Influencing others through gestures: misleading eyewitnesses

Apr 24, 2012

Gestures made during interviews can influence or even misinform eyewitnesses. In addition, eyewitnesses are unlikely to recall the influential gestures being shown to them, new research from the University of Hertfordshire suggests. These findings are being presented this week at the British Psychological Society Annual Conference.

Dr Daniel Gurney, from the University of Hertfordshire, interviewed 90 people about the contents of a video they had watched. During the interviews, the researcher deliberately performed misleading hand gestures to suggest inaccurate information about the detail in the video. These hand gestures included chin stroking to suggest someone had a beard. Although the man in the video did not have a beard, Dr Gurney found that the interviewees were three times more likely to recall seeing a beard when one was gestured to them, than those who were not gestured to. Other hand gestures used in the research included touching a (to suggest a ring), grasping a wrist (to suggest a watch) and pretending to pull on gloves. All of these gestures implied details that did not actually appear in the video and the results were similar to those with the about the beard.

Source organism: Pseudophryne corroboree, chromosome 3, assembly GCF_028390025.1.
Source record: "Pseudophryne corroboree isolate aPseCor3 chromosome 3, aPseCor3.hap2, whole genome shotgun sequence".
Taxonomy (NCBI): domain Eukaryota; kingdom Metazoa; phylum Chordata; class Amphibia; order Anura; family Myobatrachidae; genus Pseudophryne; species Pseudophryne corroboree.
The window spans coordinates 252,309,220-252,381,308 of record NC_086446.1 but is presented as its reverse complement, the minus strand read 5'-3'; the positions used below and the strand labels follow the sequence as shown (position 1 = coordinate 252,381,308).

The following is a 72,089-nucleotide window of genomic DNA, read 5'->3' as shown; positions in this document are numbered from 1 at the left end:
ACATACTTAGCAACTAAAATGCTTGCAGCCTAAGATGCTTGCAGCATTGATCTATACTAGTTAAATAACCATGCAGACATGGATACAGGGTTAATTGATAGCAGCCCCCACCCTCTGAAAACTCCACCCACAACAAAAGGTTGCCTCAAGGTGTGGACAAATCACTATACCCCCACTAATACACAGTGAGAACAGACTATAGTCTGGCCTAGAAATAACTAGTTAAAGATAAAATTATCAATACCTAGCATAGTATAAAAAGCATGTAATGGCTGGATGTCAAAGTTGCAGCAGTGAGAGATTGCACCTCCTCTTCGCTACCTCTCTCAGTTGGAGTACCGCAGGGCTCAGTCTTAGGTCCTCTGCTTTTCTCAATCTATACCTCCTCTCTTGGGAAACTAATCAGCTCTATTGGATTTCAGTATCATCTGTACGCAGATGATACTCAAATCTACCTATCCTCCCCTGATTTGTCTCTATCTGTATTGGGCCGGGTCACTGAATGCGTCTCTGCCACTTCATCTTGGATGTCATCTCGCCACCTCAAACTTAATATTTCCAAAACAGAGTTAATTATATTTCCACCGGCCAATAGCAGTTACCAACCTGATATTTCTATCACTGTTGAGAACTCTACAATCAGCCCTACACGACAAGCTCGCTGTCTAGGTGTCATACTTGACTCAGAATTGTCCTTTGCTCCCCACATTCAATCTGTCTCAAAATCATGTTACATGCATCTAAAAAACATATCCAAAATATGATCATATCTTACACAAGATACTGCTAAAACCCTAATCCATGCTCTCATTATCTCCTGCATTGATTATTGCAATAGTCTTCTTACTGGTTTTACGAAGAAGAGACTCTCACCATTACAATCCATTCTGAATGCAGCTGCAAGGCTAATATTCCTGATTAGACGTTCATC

Dr Gurney said: “A lot of research has showed that eyewitnesses can be influenced by misleading questions, but this research shows that gestures can also mislead, and sometimes without eyewitnesses even realising. For those professionals in the police, legal and other sensitive areas of work where questioning and recall of detail is important, we need to make sure the significance of is fully taken on board.”

Explore further: When rulers can't understand the ruled

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